Adam: We use solid lumber only. We have bent over backward to only use wood. There are instances in which it would be easier to use metal hardware or other materials to simplify manufacturing, and to be honest there are some concealed metal fasteners in some of the joinery. But those fasteners could be easier to install if exposed or if they were larger. And under no circumstance will we or do we use laminates. Everything is honest, solid, hardwood. We deliberately selected Ash, Oak and Walnut because we love the properties and grains of each. It’s amazing how varied wood gets when you line up several boards directly adjacent to one another. We embrace that as a design element in a curated way. For each piece, we select grains and boards and lay them out in a salt and pepper fashion.
You make each piece in Brooklyn, can you explain how this came about?
Sofia: We hadn’t planned on this part! Our intent was to partner with a manufacturer somewhere within a few hours of New York. But we had a hard time finding someone, even after we expanded our ideal geographic area. Several pieces are really quite complicated, and the response from most that we spoke with was that we would need to simplify the design before they would work with us. That’s something we just weren’t willing to do, so we decided to do it ourselves. We got just enough space and equipment to get us started (with longer term plans to expand to a bigger shop), hired a team, and we’re really glad things worked out the way they did. Not only can we be much more hands-on, but we also have the ability to customize more freely for our clients (which can be complicated when working with an outside vendor) and experiment with new designs.
What is one lesson you learned starting a business the second time around? What is one thing you would’ve done differently? What is one thing you feel like was a success?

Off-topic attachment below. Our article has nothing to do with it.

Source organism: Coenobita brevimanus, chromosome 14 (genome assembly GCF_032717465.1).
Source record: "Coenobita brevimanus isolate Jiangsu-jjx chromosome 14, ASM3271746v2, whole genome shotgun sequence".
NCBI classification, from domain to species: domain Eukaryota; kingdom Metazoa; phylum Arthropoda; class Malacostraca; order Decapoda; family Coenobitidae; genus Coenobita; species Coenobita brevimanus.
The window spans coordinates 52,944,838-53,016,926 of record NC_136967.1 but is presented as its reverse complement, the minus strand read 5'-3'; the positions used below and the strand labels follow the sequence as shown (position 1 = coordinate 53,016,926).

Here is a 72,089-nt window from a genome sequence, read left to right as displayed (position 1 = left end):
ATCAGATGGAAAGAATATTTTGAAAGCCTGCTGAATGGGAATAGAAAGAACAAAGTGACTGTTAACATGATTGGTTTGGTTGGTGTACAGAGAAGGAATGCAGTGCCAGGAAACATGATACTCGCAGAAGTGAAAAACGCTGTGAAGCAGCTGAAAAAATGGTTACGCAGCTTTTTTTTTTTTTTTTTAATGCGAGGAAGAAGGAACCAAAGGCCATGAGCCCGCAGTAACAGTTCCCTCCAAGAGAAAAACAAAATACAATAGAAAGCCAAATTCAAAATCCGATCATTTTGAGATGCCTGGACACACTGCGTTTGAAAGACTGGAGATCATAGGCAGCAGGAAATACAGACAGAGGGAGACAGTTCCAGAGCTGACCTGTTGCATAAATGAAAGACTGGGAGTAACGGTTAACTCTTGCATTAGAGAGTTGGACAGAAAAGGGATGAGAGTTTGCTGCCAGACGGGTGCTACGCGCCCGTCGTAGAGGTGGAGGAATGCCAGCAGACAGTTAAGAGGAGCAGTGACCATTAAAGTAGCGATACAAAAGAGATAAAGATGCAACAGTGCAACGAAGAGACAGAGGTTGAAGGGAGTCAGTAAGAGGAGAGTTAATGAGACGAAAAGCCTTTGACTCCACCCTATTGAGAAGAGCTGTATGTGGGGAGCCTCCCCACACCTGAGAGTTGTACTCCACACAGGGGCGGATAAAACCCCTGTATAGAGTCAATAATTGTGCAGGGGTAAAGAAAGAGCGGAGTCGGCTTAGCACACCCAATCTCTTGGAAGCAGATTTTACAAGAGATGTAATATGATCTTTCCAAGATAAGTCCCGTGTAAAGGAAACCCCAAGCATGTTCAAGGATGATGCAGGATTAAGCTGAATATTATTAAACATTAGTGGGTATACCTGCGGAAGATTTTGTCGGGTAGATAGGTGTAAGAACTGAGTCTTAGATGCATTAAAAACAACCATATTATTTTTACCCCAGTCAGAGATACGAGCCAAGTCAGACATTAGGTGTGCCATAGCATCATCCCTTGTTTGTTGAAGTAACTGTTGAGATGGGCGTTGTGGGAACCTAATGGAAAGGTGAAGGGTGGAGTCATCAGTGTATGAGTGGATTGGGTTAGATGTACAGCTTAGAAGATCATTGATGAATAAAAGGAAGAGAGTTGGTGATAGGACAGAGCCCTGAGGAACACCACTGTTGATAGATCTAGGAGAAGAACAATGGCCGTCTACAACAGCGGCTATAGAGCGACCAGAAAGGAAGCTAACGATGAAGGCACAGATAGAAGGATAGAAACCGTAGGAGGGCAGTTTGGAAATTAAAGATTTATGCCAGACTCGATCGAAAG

Ha! It definitely does not get easier. I guess that’s relative, it probably has been easier but our scale and aggressive rollout were a little different this time around. Even though we’re technically working within the same industry, Ot/tra presents a whole new set of challenges that we would not have expected. It’s a product rather than a service so you have to fully develop the product in advance of coming to market. As an architect with a license in hand, you can set up shop and get started. The furniture, on the other hand, took a lot of work just getting the doors open!
If I could go back and start over, I’d say I would have bought different equipment and approached production a little differently. Given that making it ourselves was so unexpected, we kind of fumbled through it to be honest. And in doing so we spent time and money on equipment and techniques we later realized are misguided. But I think that’s part of the fun, figuring it out along the way.
The one thing that has been a success is maybe the blissful ignorance of just diving in. Thankfully nobody was around to tell us just how hard it would be!
What do you see as the future for the line?
Sofia: For now we are focused on building our brand and adapting the design from our first collection to a few new pieces based on feedback we’ve had at the show’s we’ve done (ICFF, AD Design Show, BKLYN Designs). For example, we were asked several times if we have a console table, and that’s one piece we just completed and are excited to share. We are also experimenting with other woods and finishes. In the future, we would love to introduce other materials into the mix—especially textiles, because as I’m sure you know, these also balance functionality and artistic expression. And don’t be surprised if you see a line of pet-related furniture in honor of our Dolly…it’s time she get some attention too.
A true Thanksgiving; I hope everyone had a wonderful holiday!